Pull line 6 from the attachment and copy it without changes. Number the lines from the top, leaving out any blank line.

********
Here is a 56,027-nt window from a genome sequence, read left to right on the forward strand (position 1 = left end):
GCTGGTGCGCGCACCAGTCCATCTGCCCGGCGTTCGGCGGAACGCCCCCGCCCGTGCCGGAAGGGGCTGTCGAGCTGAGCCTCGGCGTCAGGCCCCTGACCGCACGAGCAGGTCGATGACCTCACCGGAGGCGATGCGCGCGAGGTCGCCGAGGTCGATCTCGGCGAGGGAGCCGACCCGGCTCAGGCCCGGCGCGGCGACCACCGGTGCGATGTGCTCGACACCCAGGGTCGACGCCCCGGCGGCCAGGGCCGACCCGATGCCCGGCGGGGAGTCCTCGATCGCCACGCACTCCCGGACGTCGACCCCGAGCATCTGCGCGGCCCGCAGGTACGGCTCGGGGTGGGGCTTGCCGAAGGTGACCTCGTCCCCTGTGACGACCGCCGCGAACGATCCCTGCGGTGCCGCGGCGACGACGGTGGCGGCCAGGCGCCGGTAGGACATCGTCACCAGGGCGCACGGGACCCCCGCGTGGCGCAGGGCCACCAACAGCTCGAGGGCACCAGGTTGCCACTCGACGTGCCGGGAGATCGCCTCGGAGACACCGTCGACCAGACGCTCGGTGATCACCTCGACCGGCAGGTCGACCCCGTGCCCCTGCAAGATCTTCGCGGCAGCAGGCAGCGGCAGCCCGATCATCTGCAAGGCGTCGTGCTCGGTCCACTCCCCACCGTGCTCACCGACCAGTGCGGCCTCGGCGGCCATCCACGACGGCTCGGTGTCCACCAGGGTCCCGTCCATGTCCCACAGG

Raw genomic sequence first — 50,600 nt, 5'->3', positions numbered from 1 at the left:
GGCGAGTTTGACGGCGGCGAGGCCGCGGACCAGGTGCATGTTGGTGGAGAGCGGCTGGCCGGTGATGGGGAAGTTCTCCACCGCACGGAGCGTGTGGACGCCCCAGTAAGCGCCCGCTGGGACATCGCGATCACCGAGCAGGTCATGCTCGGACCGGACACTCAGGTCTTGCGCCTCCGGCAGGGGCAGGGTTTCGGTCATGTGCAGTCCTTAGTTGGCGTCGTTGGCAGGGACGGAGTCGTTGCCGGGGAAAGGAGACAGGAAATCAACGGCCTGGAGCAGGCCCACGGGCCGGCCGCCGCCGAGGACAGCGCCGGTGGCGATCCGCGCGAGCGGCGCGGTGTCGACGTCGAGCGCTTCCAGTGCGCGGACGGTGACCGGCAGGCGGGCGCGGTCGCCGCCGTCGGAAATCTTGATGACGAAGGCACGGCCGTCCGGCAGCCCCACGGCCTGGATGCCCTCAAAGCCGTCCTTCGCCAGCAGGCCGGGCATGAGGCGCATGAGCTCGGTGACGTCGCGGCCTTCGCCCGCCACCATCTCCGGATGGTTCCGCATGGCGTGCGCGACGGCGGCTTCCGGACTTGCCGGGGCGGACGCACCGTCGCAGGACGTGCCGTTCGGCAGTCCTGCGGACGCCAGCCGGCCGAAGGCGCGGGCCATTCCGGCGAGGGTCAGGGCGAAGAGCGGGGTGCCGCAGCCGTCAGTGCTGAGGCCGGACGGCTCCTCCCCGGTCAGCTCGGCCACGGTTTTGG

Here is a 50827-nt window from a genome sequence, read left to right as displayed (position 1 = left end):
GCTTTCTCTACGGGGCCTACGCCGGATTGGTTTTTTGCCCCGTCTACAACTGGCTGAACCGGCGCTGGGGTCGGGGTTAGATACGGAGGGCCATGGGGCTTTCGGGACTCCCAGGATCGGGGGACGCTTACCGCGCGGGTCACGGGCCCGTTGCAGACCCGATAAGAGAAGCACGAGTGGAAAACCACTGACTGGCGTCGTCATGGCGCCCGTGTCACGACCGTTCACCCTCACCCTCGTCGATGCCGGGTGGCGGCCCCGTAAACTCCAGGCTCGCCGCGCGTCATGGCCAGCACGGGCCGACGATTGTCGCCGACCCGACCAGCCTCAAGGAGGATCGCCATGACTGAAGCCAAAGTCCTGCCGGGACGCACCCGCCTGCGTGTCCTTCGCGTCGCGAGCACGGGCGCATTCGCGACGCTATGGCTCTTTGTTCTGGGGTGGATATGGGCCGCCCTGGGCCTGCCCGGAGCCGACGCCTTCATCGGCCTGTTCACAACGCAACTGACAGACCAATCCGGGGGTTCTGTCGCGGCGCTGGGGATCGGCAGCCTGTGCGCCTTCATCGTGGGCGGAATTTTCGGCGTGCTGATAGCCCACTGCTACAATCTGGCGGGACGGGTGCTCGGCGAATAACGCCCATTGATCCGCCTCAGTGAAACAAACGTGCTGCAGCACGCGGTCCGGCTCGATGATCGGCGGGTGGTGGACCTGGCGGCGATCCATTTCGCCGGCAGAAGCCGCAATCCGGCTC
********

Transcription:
GCTTTCTCTACGGGGCCTACGCCGGATTGGTTTTTTGCCCCGTCTACAACTGGCTGAACCGGCGCTGGGGTCGGGGTTAGATACGGAGGGCCATGGGGCTTTCGGGACTCCCAGGATCGGGGGACGCTTACCGCGCGGGTCACGGGCCCGTTGCAGACCCGATAAGAGAAGCACGAGTGGAAAACCACTGACTGGCGTCGTCATGGCGCCCGTGTCACGACCGTTCACCCTCACCCTCGTCGATGCCGGGTGGCGGCCCCGTAAACTCCAGGCTCGCCGCGCGTCATGGCCAGCACGGGCCGACGATTGTCGCCGACCCGACCAGCCTCAAGGAGGATCGCCATGACTGAAGCCAAAGTCCTGCCGGGACGCACCCGCCTGCGTGTCCTTCGCGTCGCGAGCACGGGCGCATTCGCGACGCTATGGCTCTTTGTTCTGGGGTGGATATGGGCCGCCCTGGGCCTGCCCGGAGCCGACGCCTTCATCGGCCTGTTCACAACGCAACTGACAGACCAATCCGGGGGTTCTGTCGCGGCGCTGGGGATCGGCAGCCTGTGCGCCTTCATCGTGGGCGGAATTTTCGGCGTGCTGATAGCCCACTGCTACAATCTGGCGGGACGGGTGCTCGGCGAATAACGCCCATTGATCCGCCTCAGTGAAACAAACGTGCTGCAGCACGCGGTCCGGCTCGATGATCGGCGGGTGGTGGACCTGGCGGCGATCCATTTCGCCGGCAGAAGCCGCAATCCGGCTC